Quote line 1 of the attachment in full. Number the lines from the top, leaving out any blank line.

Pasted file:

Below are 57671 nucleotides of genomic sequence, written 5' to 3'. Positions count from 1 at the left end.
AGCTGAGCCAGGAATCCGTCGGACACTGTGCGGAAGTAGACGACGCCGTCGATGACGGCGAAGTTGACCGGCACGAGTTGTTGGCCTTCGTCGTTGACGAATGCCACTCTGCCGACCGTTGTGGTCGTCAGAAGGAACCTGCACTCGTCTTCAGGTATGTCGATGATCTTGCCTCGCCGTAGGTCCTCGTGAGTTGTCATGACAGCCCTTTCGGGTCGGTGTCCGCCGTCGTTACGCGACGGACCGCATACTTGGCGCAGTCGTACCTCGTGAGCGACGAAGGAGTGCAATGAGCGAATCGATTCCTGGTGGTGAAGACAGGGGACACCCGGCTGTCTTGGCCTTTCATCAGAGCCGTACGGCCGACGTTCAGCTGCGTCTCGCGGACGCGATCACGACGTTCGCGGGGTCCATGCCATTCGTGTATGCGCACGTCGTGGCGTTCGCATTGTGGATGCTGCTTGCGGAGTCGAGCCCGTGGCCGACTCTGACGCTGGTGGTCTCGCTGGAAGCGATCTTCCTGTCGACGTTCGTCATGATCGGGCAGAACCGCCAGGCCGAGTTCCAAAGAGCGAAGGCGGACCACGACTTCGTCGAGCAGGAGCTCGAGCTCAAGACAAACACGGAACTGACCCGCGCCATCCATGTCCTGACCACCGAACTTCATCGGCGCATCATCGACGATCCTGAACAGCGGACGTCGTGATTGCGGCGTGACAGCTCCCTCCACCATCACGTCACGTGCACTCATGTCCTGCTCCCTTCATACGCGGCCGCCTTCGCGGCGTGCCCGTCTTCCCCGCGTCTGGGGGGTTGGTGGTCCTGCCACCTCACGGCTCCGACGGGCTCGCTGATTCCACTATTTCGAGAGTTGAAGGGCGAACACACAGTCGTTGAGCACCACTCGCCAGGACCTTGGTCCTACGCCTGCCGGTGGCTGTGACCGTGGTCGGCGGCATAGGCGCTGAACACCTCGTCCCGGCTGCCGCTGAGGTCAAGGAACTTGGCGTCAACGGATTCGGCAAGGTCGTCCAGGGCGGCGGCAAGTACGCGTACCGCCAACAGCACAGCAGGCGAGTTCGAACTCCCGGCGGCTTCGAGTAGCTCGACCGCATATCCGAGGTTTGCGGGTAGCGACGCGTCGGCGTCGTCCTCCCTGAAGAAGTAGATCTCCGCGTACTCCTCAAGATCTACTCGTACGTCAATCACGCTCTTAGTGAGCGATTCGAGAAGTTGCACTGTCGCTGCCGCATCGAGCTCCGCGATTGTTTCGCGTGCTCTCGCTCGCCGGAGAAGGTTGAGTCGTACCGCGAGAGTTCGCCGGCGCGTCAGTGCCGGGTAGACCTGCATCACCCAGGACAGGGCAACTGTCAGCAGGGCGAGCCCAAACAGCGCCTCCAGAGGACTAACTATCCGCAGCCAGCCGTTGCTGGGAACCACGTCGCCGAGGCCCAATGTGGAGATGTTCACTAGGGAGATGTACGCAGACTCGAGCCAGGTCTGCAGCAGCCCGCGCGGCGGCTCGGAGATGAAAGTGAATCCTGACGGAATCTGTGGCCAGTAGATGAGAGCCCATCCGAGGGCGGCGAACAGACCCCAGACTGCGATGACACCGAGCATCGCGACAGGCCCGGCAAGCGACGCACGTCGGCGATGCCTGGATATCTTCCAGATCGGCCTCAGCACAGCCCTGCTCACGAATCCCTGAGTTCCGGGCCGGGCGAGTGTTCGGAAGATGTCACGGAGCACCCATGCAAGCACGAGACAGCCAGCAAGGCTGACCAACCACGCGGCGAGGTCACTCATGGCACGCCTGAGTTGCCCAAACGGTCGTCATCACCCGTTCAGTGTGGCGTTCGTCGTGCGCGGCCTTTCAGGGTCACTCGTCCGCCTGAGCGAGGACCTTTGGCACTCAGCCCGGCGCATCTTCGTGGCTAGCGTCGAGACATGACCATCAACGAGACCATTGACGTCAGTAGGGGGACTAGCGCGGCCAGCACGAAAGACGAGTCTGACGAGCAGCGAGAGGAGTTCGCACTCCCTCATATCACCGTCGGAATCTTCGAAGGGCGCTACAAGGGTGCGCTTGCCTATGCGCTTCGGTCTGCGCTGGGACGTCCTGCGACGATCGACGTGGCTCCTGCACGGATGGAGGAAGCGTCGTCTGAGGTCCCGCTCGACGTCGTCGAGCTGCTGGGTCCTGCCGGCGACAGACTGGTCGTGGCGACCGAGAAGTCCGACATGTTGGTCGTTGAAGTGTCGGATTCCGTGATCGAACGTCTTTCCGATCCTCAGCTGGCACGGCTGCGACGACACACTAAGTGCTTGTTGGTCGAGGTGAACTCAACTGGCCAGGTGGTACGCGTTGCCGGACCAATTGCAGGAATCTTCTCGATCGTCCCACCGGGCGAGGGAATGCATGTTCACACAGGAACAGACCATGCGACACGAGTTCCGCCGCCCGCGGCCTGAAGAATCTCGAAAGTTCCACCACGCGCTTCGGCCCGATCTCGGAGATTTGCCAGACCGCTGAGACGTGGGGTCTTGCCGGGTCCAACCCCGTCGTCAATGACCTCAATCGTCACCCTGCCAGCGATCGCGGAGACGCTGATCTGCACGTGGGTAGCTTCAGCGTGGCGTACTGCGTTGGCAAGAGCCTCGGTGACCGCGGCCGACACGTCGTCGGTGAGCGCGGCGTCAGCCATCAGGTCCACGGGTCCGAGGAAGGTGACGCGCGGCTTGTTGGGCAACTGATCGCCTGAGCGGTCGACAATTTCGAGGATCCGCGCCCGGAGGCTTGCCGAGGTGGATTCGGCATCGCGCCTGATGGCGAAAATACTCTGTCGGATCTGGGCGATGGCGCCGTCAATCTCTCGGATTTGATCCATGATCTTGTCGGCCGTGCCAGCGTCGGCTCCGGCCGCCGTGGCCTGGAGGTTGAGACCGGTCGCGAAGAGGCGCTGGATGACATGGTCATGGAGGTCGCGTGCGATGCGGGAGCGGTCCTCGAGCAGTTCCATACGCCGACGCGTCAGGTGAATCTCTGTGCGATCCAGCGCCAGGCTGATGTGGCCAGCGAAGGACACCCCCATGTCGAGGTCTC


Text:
Below are 57671 nucleotides of genomic sequence, written 5' to 3'. Positions count from 1 at the left end.